California Is Plenty Green But Iowa Has the Cleanest Power

  • Iowa gets 40% of its power from wind and solar farms
  • Economics, geography are both key to developing renewables

A technician enters a wind turbine in Iowa.

Photographer: Daniel Acker/Bloomberg

California may be America’s clean-energy capital, but let’s give Iowa and North Dakota some credit too.

Aggressive environmental polices under Governor Jerry Brown have given rise to vast wind and solar farms, allowing California to generate almost one-third of its electricity from renewable sources. Meanwhile, Iowa has one of the nation’s least ambitious clean-energy targets and gets as much as 40 percent of its power from wind and solar farms.

The disparity between a state’s green goals and its green power show that economics, geography and population can play a larger role in renewable energy development than policy. California and New York have some of the most aggressive targets in the U.S. But Iowa and North Dakota still have higher ratios of clean energy.

“In those states, the economics just really work out for renewables,” said Brian Lips of the North Carolina Clean Energy Technology Center, which tracks state clean energy goals. “They have a very good wind resource.”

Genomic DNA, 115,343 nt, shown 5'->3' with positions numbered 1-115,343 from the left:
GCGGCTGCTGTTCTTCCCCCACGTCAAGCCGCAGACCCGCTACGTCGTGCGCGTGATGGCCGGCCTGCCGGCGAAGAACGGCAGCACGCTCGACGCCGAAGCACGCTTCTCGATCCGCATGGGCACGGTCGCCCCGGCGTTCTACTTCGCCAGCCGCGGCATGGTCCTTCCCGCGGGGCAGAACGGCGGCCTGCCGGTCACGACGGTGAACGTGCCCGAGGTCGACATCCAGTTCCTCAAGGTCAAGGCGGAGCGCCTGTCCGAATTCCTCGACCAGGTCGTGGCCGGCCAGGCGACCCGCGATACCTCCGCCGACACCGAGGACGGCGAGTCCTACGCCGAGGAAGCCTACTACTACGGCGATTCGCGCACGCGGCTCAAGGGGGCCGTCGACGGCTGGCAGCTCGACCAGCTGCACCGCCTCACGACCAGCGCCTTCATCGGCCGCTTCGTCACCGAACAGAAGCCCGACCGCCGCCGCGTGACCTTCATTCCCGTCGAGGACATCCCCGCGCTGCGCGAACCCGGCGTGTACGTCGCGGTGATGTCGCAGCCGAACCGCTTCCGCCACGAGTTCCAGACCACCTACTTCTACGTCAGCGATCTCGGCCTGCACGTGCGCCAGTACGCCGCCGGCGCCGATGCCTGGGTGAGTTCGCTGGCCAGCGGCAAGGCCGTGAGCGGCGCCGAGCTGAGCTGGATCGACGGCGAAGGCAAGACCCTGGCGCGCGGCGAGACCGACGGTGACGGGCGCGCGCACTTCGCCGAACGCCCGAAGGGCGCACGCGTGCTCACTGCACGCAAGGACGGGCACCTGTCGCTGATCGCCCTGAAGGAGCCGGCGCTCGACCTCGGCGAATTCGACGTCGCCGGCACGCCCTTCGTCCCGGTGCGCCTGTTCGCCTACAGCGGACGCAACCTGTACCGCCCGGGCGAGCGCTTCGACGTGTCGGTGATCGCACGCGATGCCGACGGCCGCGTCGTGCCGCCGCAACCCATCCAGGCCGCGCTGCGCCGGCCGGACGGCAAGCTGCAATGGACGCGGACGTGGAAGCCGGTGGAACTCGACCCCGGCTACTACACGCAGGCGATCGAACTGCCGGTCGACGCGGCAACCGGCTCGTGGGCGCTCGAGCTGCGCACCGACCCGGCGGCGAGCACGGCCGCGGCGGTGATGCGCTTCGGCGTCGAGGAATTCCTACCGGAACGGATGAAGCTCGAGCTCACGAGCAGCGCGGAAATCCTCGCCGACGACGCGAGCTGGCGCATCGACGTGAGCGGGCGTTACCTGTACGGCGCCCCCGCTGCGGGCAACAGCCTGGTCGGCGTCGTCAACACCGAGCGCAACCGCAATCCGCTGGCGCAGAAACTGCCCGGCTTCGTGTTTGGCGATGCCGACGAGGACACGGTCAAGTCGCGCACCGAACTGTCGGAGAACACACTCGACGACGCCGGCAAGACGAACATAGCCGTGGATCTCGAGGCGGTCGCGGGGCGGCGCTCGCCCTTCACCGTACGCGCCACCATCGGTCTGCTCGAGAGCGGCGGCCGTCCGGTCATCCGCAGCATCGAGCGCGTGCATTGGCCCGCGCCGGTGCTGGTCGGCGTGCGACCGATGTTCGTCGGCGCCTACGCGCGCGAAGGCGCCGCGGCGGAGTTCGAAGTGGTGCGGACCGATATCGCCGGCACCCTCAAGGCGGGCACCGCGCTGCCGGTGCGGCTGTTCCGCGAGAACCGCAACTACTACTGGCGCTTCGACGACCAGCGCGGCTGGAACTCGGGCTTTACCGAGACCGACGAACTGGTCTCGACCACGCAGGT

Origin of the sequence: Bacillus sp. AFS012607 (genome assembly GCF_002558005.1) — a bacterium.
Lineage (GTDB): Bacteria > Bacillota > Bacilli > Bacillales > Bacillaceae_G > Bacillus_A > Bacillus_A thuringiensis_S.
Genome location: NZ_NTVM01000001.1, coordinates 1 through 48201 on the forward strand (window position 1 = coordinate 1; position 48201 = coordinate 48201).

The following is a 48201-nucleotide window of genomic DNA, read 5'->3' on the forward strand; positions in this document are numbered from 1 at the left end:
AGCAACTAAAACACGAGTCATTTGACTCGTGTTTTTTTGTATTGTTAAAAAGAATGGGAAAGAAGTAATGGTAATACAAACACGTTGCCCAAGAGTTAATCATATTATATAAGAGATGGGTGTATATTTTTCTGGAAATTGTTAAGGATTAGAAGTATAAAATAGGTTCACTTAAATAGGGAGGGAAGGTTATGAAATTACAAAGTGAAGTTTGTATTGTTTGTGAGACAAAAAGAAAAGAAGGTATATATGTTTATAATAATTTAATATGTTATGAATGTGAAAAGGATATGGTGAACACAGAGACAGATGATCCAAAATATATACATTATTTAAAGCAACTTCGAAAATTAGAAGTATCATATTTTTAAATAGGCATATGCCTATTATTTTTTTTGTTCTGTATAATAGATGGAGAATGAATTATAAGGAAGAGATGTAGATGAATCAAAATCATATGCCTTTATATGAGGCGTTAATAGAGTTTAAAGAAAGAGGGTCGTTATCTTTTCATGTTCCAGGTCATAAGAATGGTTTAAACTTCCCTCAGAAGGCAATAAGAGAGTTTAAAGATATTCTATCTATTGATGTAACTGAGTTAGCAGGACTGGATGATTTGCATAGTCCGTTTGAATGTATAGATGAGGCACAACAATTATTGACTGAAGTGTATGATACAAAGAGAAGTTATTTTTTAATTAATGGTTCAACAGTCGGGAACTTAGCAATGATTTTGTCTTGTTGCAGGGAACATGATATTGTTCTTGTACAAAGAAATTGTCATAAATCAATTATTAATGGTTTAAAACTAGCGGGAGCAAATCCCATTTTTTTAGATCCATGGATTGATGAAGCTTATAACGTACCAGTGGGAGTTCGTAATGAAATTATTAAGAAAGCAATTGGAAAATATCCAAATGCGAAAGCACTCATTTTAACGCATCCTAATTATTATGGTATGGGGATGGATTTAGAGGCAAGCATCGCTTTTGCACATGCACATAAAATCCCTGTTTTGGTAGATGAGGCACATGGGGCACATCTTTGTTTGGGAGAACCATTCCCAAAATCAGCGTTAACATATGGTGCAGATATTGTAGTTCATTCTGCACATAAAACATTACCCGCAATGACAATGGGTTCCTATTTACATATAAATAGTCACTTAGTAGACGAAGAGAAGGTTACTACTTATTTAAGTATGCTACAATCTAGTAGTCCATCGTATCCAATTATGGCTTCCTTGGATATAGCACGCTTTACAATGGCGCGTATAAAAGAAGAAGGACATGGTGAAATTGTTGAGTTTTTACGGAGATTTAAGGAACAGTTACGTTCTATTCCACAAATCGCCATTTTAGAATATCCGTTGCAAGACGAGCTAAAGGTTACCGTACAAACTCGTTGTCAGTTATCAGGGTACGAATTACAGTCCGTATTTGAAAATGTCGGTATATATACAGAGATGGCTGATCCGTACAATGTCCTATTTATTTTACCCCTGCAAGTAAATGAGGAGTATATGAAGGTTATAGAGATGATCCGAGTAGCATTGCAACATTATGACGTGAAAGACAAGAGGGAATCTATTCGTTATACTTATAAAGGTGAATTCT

Much of it boils down to geography. Iowa and North Dakota have the advantage of being largely flat, treeless and sparsely populated. That’s ideal for wind farms.

Another issue is scale. California’s full generating capacity is 75.8 gigawatts, including fossil fuel plants, solar, wind, hydroelectric dams and other renewable sources. That’s four times greater than Iowa and nine times more than North Dakota. So the Golden State needs to build a lot more wind and solar farms to outpace the clean energy in smaller states.

Nonetheless, state policies matter, Lips said. Take New Jersey, the most densely populated state in the nation. While that leaves little space for wind and solar farms, clean energy still provides 11 percent of its power, matching the national average, thanks to aggressive policies promoting solar development.

In the long-run, the green ambitions of California, New York and other large states may surpass smaller rivals. Critics scoffed in 2009 when California set out to source 33 percent of its electricity from renewables by 2020, saying it would be too costly. Eight years later, the state is already at 29 percent.

“Everyone was a little surprised how well we did,” said Peter Miller, a western states director at the Natural Resources Defense Council.

California is now aiming to get 50 percent of its energy from renewables by 2030. If Brown gets his way, the state will shoot for 100 percent by 2050.

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